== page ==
Article: Social Learners won’t heed pedagogic Management

#Executive Coaching

Social Learners won’t heed pedagogic Management

In most businesses, the front line produces the bottom line. If the front line is not aligning with its managers, managers are going to have a harder time getting success. And they will lose good people more frequently than they want.
Social Learners won’t heed pedagogic Management

I have a 23 year old. She knows a lot. That’s fine; we all learned when we were growing up. But it’s not stuff that was in her curriculum. And since I know little about the things she talks about, she didn’t learn them from me. It took me a while to figure out where; the answer was 6 inches in front of my face. As a kid, I went to a lot of social gatherings. With neighbours, our classmates and kids of our parents friends. Or family. But when my daughter goes to social gatherings, it’s not with these groups. It’s with a bunch of people who are in places she could never have reached because they live in all parts of the city. But she knew them. Because of social media.

Let me take a step back. In fact, several steps back, to the beginning of the journey of human civilization.

The Civilizational Shift

Obviously, human civilization has transitioned through many phases. It all started with physical transitions and moved on to hunting and gathering. Then they transitioned to farming and industrialization. And now, we live in the information age. Along with these transitions have emerged societal changes relevant to the contemporary times. 

When humans started out and lived in caves, they lived off whatever they could find around them that could be eaten. Feeding themselves and saving their own lives were the primary preoccupation. They learned what they had to learn to survive. They limited themselves to the areas where they could find sustenance, and moved around as required. This wasn’t easy. Every day, you had to hunt or search for food. Sometimes you had to find a new cave. So they figured out farming.

The farmer had to learn new stuff though, about seeds and seasons, water and other sustenance for plants and all the other good stuff farmers do. But it ensured more permanence than the hunter and gatherer ever had. Slowly, most forgot how to hunt and started farming instead. In his attempt to get more and more out of his land for less and less work, the farmer developed tools. This ability to fashion useful things out of natural material eventually led to the creation of machines.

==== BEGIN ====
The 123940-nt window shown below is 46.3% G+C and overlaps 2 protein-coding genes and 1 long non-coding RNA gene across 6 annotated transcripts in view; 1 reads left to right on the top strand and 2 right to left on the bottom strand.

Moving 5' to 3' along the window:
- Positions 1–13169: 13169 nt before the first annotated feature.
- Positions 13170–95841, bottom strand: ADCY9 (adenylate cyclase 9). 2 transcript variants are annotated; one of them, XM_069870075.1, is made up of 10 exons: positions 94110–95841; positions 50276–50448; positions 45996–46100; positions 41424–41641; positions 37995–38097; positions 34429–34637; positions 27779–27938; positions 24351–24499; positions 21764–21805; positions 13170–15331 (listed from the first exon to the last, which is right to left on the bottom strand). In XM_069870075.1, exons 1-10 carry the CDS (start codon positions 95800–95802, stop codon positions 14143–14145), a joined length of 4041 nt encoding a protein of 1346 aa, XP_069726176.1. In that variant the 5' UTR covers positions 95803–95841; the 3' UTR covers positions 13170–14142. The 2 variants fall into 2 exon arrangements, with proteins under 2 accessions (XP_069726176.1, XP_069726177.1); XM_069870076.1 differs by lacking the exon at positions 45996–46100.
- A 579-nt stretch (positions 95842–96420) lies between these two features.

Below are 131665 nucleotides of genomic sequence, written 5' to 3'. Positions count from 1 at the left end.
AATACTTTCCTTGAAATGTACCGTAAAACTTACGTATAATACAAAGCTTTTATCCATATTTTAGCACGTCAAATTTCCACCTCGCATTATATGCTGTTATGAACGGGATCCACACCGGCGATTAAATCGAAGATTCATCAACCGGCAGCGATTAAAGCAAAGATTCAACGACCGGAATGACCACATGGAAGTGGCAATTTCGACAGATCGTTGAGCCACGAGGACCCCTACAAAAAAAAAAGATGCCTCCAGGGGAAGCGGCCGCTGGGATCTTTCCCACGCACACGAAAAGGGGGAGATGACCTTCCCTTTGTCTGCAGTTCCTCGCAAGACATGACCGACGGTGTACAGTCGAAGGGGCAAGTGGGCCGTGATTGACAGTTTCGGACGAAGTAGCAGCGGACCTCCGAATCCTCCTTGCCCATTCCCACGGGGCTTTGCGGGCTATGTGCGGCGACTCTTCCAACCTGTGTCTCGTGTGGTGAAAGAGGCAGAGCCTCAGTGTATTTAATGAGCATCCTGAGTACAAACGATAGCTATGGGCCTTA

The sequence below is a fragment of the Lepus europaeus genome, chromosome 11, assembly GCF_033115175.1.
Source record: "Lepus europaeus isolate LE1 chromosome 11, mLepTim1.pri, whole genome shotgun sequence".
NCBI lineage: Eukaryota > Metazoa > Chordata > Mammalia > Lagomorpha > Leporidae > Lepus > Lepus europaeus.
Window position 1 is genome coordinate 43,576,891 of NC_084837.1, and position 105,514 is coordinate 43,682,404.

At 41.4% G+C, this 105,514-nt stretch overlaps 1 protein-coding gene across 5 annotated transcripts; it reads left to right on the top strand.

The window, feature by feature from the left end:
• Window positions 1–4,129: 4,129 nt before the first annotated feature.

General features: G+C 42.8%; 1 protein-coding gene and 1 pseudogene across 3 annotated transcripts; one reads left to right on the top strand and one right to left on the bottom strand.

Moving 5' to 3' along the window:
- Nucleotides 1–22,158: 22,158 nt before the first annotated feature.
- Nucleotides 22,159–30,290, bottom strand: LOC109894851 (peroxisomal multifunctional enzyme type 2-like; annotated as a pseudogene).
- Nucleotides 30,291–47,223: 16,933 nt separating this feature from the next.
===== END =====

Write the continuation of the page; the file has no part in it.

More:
The machines were great. They could work without tiring, produce predictable results, and with consistency. And in a small patch of land, hundreds of people could get jobs. Much better than a farm! Of course, you had to learn how to operate machines for the best results, and since there was a clear set of instructions on how to operate a machine, people just had to learn that method. When you became good at it, you became a manager who taught people how to do the same thing again and again.

It was all great. But as people became wealthier, they aspired for things that were faster, better, higher. They wanted to put behind the monotonous, humdrum life of the industrial world and do more creative, more intellectually stimulating stuff. They became fed up with doing the same stuff, being told all the time what to do, and how to do it. In their quest for this more sublime existence, they developed the tools that would enable them to do it. These are tools that allow people to express themselves in whatever fashion they want, to whomsoever, whenever and about anything. This heady age is what my daughter is growing through. And she is the millennial!

Paradigm Shifts in Learning

Man’s transition from a hunter and gatherer to an information age worker has required him to constantly upgrade his skills. It started with deferment. First, to the environment he lived in, i.e., the basic skills required for survival. Then it moved to deferment to the elements, and the skills required to farm his land holding so that he could bring permanence and food security. Farming created communities, and in turn communities created their learning systems. The learning system in communities was deferment to the knowledge of someone more experienced, the guru. There was no structure, but the knowledge of experience that was passed down from guru to disciple. The discipline remained in deferment to the guru at all times, never questioning anything the guru taught. 

During the industrial age, man first experienced a social working order. He not only learned the skills to work a system, a machine, but he also learned to manage groups of people, or be managed by others. Things became much more organized and regimented. There were systems all around, they always worked in the same way and everybody complied with what the system said. Organized education emerged, and it closely followed the top down order. The deferment to the guru was replaced by another top down order, deferment to the system. The system told you what to do, and you did it.